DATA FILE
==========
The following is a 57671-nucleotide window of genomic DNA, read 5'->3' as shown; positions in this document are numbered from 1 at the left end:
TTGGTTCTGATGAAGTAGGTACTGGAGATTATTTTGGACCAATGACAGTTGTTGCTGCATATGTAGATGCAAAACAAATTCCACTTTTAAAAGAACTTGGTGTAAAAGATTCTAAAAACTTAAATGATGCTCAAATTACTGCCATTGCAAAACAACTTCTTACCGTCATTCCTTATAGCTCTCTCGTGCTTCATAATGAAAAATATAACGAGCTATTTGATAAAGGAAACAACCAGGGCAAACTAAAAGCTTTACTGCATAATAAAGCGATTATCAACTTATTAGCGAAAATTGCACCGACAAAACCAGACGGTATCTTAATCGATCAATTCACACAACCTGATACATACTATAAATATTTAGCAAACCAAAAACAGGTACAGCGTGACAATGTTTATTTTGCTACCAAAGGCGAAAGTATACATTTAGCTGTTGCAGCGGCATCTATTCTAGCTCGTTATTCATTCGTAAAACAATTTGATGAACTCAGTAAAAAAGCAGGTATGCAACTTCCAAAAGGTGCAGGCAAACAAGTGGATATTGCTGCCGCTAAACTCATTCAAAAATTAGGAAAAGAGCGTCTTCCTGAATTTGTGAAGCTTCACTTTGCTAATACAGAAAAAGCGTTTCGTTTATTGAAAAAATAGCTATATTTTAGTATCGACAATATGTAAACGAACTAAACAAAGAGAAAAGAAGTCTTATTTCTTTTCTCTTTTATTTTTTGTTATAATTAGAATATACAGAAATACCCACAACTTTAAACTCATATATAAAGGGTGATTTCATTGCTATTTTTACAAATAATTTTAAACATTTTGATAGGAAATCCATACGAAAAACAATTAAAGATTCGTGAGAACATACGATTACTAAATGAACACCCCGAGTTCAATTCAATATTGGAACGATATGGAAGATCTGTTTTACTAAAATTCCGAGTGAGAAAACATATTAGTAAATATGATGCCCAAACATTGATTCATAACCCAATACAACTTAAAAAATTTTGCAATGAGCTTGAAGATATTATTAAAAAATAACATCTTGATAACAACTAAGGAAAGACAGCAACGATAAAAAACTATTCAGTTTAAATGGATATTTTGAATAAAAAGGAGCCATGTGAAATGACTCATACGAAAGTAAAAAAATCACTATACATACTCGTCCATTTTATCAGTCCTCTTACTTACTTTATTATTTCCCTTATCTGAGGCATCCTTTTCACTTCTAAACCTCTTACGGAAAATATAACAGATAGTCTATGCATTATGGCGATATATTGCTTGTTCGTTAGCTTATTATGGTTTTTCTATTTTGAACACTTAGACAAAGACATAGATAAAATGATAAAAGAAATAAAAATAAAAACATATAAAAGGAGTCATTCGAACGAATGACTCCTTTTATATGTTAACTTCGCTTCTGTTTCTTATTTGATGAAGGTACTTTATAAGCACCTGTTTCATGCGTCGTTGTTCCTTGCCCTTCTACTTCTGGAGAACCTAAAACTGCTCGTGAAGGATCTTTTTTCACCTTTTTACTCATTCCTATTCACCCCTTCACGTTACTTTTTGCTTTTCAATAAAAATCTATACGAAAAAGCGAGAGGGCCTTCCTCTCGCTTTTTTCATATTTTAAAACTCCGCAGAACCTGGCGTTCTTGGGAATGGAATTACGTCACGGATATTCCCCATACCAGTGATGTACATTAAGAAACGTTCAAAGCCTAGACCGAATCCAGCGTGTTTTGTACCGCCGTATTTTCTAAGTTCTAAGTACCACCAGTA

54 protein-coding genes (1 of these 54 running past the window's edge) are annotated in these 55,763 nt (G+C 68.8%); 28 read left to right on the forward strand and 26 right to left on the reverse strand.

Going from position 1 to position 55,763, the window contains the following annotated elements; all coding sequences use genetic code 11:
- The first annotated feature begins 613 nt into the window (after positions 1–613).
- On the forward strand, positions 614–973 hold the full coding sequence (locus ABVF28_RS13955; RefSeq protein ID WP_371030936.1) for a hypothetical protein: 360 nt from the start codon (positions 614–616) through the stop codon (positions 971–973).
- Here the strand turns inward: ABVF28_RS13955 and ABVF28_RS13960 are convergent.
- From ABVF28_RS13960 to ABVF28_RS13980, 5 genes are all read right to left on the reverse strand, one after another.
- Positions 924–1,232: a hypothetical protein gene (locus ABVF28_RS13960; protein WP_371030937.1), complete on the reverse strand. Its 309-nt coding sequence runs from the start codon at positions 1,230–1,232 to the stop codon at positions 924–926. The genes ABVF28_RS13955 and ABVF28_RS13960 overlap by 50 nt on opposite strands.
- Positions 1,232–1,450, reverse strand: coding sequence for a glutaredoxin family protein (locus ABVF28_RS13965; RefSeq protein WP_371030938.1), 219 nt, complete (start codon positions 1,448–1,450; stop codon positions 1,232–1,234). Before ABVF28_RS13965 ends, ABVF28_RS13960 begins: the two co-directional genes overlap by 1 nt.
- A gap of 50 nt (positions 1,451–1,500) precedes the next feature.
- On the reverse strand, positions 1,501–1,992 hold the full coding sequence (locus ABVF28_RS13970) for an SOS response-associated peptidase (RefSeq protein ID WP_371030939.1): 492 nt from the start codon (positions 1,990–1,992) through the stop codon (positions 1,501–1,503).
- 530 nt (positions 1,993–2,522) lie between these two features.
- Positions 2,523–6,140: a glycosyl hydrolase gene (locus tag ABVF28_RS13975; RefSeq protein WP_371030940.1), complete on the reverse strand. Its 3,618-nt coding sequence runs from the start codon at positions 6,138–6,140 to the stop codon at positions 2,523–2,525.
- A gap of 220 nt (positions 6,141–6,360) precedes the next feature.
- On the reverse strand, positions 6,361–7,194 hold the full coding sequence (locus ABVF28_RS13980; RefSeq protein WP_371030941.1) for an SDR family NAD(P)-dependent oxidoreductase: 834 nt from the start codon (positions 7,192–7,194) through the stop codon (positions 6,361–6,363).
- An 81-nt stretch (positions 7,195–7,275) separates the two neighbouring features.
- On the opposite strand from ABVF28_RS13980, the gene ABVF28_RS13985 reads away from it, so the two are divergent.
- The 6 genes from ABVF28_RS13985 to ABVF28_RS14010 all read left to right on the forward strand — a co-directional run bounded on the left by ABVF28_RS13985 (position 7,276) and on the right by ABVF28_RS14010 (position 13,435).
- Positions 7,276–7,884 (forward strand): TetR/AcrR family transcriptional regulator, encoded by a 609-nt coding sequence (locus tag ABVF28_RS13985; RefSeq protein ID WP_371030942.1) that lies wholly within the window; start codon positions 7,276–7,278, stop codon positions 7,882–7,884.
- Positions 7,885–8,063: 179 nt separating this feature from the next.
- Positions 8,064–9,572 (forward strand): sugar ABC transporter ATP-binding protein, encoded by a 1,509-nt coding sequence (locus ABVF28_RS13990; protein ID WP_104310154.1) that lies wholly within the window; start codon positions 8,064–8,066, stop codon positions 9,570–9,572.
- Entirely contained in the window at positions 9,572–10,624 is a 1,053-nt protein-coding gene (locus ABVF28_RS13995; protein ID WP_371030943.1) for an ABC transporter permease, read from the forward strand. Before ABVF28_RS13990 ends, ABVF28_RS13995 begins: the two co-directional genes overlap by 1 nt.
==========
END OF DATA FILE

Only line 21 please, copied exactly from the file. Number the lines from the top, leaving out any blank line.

- Positions 7,885–8,063: 179 nt separating this feature from the next.